Former planner claims retaliation, discrimination in claim against city

Daily Post Staff Writer

A former senior transportation planner has filed a claim against the city of Palo Alto, alleging sex discrimination and whistle-blower retaliation.
Sarah Syed, 37, filed the claim on Aug. 4, 2016, six months after she says she was wrongfully fired with “malice, corruption and fraud” on the part of the city. She was hired in April 2015.

City Council discussed the claim during an hour-long closed session on Monday.

Syed claims that the city’s Director of Planning and Community Environment, Hillary Gitelman, “maliciously induced (Syed) to accept employment at the city under false pretenses.”

The claim also contends that the city’s hiring of Jessica Sullivan as Parking Manager in October 2013, and Sullivan’s promotion to the position of Planning Manager of the Transportation Division in February 2015, constituted “negligent and reckless hiring, and injured Ms. Syed in the course of these events.”

Retaliaton claimed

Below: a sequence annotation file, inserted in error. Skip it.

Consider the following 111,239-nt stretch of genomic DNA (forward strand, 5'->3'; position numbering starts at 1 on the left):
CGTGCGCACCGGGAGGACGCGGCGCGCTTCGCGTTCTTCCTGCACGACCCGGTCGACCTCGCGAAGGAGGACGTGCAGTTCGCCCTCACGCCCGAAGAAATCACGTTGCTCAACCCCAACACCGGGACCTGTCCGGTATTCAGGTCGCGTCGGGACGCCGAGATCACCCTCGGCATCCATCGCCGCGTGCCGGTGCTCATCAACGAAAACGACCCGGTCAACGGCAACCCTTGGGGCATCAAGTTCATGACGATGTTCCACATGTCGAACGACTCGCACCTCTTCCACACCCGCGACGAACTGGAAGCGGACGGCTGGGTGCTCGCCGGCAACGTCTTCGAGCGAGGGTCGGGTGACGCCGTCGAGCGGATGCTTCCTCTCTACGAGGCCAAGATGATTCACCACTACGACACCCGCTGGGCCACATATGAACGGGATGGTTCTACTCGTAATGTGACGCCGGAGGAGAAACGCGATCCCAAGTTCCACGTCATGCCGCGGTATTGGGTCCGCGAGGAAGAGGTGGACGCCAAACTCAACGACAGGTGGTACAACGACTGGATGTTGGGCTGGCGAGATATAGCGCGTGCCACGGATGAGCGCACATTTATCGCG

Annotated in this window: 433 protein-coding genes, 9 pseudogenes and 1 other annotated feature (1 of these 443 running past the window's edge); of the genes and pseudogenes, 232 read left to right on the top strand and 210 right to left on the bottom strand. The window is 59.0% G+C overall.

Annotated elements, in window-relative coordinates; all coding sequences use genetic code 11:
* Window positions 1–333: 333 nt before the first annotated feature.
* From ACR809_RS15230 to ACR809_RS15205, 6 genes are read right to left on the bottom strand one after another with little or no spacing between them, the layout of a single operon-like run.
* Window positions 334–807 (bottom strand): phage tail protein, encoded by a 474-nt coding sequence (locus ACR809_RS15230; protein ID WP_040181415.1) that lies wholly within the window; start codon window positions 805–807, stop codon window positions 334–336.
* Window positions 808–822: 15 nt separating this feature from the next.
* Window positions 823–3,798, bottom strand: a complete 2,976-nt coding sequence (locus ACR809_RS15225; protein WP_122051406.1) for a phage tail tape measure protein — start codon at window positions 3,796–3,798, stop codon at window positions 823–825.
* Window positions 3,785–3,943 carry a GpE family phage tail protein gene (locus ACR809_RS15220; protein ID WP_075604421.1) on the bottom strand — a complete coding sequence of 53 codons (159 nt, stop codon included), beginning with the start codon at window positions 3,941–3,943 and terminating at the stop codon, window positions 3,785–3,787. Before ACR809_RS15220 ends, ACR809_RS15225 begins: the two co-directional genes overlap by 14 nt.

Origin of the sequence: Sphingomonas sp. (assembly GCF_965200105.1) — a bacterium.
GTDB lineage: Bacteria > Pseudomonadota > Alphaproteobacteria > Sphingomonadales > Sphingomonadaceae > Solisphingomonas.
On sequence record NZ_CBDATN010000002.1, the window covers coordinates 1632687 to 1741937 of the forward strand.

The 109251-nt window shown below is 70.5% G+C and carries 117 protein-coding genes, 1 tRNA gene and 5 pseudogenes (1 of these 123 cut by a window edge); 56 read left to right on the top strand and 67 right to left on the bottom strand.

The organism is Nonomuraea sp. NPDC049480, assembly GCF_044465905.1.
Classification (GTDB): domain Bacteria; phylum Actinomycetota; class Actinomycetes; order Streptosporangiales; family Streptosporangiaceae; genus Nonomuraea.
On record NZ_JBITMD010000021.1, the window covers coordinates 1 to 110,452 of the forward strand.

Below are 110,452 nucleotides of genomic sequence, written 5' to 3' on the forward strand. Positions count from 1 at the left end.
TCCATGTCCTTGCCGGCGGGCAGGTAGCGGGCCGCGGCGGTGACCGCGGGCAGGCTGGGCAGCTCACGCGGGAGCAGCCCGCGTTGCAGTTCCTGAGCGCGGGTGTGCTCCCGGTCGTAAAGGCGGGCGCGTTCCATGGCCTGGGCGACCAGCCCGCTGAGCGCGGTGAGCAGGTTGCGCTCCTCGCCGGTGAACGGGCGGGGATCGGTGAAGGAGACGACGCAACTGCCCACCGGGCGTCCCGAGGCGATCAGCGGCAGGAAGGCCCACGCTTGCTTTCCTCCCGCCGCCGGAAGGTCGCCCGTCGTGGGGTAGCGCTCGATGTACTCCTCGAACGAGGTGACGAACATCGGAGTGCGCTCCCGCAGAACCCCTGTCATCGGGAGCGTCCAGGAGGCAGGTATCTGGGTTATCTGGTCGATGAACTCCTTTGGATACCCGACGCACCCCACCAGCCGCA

Sullivan’s promotion, Syed says, violated the city’s Equal Employment Opportunity policies. Syed says she faced retaliation for reporting the violation. Sullivan was hired and promoted before Syed’s hiring.

Sullivan, whose LinkedIn profile says she developed the city’s Downtown Residential Preferential Parking District, left the city in April 2016 for a job as a Real Estate Project Executive with Google.

The city’s Chief Transportation Official, Josh Mello, is also named in the claim as having “made false representations to Ms. Syed following her six-month performance appraisal.”

Disparaging information

Syed also claims that on March 17, 2016, Mello wrongfully disclosed confidential and other disparaging information about Syed’s employment, injuring her professional reputation.

According to Syed’s website, while with the city, she oversaw bike and pedestrian implementation and advanced community outreach, leading public workshops and serving as the Transportation Department lead on the development of a community mobile app.

Syed, Gitelman and Mello all declined to comment on the claim. Pursuant to a tolling agreement signed by both sides to extend the statute of limitations, Syed has until Nov. 3 to file a lawsuit. She had not done so as of yesterday.